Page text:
Uber was reportedly approached by an unnamed automaker about a potential acquisition of its self-driving business, according to The Information. The idea was shot down by Uber execs, but the approach did prompt debate at the ride hailing company around potentially partnering with an automaker on development of self-driving tech, possibly even through the formation of a joint venture.

Uber’s self-driving effort is housed under its Advanced Technology Group, which is based primarily in Pittsburgh and includes a staff heavy with Carnegie Mellon alumni and former students, whose prior research was in the field of robotics and autonomous driving.

Self-driving is an area where Uber has so far sought to develop its own technology, though it uses vehicles from automakers including Volvo and Ford, along with sensor hardware from various component suppliers to test its sensor fusion and autonomous software systems. The company has piloted self-driving service trials in Pittsburgh and San Francisco, as well as in Tempe, Arizona, but these are staffed by safety drivers and engineers and still include a lot of manual takeovers where the autonomous system is disengaged.

Uber has also been facing an ongoing legal battle with Alphabet’s Waymo regarding its self-driving program, and the company’s annual expenditures extend well into the billions, in part because it’s taken on the significant challenge of developing self-driving technology on its own.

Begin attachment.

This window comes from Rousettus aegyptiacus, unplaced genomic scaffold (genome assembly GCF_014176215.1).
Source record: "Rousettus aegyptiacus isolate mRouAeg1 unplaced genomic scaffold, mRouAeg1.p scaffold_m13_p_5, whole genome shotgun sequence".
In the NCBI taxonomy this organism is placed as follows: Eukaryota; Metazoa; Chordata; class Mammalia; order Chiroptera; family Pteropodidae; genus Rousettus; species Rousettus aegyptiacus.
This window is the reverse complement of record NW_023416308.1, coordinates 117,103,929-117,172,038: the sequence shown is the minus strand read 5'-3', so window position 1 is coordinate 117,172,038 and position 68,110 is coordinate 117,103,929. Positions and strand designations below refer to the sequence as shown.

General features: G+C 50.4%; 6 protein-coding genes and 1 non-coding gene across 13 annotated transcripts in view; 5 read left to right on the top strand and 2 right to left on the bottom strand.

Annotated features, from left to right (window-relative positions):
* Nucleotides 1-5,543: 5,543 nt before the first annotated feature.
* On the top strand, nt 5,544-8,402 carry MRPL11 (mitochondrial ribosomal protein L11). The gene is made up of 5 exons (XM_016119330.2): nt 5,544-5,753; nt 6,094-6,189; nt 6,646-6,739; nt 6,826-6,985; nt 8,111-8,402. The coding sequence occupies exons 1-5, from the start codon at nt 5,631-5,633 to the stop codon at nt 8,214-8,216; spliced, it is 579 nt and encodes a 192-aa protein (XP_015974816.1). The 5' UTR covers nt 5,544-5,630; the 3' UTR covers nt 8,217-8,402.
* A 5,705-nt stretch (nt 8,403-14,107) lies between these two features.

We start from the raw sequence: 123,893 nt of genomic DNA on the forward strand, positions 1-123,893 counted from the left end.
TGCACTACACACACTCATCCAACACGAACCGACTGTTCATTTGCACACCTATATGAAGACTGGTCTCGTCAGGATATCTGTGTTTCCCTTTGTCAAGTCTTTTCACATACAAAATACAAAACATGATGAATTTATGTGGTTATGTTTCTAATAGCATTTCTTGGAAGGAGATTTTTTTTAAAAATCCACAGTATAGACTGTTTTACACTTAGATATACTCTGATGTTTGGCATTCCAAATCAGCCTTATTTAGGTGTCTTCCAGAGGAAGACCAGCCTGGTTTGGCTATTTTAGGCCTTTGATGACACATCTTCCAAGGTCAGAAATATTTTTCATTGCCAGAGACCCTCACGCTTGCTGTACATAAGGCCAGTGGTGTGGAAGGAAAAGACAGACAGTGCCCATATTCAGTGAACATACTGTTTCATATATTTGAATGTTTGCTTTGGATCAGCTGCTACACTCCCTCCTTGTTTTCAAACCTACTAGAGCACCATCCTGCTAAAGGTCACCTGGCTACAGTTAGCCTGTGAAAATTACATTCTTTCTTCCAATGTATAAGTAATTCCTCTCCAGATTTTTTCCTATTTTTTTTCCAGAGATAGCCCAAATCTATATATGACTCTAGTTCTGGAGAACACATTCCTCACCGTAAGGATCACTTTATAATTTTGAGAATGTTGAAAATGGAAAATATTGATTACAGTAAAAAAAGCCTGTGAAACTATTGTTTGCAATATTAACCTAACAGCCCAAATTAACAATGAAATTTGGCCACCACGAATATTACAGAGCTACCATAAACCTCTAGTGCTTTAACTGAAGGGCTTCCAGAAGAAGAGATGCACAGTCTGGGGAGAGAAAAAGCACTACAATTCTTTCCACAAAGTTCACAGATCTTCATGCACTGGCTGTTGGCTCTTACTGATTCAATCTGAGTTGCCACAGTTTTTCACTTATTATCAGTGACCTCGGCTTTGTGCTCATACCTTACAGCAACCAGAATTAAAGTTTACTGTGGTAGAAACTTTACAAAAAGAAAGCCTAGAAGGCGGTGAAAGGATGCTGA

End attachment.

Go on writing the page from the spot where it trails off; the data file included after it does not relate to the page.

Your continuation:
Rival Lyft has opted to mostly partner with companies focused on self-driving, in an effort to concentrate on the routing and ride-hailing aspects of potential future autonomous services. Uber has also announced a deal with Daimler around self-driving, but that’s focused on its open platform, which carmakers will be able to plug into with their own independently developed self-driving vehicles.

Last year, Uber was also reported to be in talks with Fiat Chrysler Automobiles around some kind of partnership on self-driving, but much has changed at Uber in the interim, including its legal spat with Waymo and ongoing leadership overhaul.

The Information reports that no resolution of its potential plans around changes to its approach to self-driving are expected until after Uber secures a new CEO (the position is still vacant after founder Travis Kalanick’s much-publicized departure) and resolves its Waymo legal troubles.